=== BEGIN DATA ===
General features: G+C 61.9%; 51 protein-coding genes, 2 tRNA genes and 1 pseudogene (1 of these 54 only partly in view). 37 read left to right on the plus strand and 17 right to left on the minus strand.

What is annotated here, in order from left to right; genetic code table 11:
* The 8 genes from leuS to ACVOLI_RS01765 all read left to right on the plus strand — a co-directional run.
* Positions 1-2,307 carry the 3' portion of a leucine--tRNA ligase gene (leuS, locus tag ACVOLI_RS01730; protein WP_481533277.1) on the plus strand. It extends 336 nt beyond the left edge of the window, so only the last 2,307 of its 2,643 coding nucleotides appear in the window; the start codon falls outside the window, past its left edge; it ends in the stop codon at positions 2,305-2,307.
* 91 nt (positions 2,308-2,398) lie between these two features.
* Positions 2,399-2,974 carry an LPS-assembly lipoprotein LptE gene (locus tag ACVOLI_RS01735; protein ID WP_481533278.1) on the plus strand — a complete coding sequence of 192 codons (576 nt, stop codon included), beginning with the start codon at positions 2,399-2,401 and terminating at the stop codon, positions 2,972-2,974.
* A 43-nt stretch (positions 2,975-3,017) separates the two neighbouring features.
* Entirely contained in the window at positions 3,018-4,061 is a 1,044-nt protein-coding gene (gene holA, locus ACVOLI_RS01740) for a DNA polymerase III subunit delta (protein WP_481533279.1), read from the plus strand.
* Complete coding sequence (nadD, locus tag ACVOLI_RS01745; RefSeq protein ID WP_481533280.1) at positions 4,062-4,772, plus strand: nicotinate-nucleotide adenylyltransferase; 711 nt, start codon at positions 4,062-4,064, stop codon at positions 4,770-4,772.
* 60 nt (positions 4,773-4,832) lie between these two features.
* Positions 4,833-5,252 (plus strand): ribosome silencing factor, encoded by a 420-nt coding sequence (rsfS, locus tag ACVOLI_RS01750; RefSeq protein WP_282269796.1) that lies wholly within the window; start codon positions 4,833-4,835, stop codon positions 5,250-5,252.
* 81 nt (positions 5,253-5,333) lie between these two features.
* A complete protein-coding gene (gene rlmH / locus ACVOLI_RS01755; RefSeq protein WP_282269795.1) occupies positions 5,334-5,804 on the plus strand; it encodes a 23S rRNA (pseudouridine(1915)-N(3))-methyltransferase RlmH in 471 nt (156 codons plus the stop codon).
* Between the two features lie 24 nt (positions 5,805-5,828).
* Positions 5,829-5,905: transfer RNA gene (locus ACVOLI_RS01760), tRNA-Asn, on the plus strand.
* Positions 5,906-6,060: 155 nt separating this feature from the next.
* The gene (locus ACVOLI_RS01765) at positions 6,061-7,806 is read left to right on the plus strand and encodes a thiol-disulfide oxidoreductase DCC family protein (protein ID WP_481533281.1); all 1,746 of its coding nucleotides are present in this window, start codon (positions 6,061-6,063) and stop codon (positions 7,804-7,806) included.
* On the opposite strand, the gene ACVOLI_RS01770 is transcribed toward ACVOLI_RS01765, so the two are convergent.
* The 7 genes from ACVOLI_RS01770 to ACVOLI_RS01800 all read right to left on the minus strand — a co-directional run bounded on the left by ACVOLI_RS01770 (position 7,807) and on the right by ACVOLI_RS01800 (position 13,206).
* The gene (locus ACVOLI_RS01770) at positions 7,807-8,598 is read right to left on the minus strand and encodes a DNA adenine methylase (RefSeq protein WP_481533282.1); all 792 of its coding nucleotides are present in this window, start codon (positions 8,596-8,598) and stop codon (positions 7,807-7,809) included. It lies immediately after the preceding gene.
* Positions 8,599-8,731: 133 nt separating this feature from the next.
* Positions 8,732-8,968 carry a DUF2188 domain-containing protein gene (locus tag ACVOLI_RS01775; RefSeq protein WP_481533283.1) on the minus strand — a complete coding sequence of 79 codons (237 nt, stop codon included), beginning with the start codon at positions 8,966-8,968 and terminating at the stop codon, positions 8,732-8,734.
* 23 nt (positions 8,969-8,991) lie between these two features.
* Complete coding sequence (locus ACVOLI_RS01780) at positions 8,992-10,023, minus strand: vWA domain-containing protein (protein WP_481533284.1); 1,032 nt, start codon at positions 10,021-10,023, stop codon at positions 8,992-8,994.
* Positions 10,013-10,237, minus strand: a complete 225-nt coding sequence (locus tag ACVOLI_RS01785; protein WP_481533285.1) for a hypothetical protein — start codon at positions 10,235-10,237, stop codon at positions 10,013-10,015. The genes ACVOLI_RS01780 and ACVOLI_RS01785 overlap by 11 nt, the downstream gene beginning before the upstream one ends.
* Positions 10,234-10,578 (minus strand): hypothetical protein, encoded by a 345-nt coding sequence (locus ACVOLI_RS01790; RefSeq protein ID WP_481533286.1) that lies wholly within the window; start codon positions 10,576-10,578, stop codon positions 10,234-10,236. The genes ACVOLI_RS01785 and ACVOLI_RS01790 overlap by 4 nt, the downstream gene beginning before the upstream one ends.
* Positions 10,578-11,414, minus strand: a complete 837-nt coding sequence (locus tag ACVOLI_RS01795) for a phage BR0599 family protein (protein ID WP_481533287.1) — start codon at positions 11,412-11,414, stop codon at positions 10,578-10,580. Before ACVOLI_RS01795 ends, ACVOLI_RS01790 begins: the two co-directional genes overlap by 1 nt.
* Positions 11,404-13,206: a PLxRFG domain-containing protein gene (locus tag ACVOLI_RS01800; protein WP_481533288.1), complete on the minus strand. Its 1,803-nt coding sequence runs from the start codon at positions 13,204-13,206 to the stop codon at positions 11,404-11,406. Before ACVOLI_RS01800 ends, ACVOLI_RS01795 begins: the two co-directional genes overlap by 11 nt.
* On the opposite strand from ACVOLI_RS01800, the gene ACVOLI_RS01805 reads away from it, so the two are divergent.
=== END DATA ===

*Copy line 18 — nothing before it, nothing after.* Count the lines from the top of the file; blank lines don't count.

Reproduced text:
* On the opposite strand, the gene ACVOLI_RS01770 is transcribed toward ACVOLI_RS01765, so the two are convergent.